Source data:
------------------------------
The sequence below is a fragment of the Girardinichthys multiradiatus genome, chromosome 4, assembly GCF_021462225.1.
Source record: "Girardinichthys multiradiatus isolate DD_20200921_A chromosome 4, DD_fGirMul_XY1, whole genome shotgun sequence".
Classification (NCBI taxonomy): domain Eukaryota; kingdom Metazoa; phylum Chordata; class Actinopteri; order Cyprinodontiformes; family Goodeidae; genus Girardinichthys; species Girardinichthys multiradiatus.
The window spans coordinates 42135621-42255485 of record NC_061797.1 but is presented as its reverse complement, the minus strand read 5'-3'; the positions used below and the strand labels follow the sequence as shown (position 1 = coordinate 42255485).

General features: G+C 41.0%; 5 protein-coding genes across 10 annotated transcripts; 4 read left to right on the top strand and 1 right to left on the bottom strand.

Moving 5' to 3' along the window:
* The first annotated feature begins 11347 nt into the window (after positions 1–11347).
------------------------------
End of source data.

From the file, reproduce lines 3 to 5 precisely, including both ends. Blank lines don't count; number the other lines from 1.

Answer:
Classification (NCBI taxonomy): domain Eukaryota; kingdom Metazoa; phylum Chordata; class Actinopteri; order Cyprinodontiformes; family Goodeidae; genus Girardinichthys; species Girardinichthys multiradiatus.
The window spans coordinates 42135621-42255485 of record NC_061797.1 but is presented as its reverse complement, the minus strand read 5'-3'; the positions used below and the strand labels follow the sequence as shown (position 1 = coordinate 42255485).

General features: G+C 41.0%; 5 protein-coding genes across 10 annotated transcripts; 4 read left to right on the top strand and 1 right to left on the bottom strand.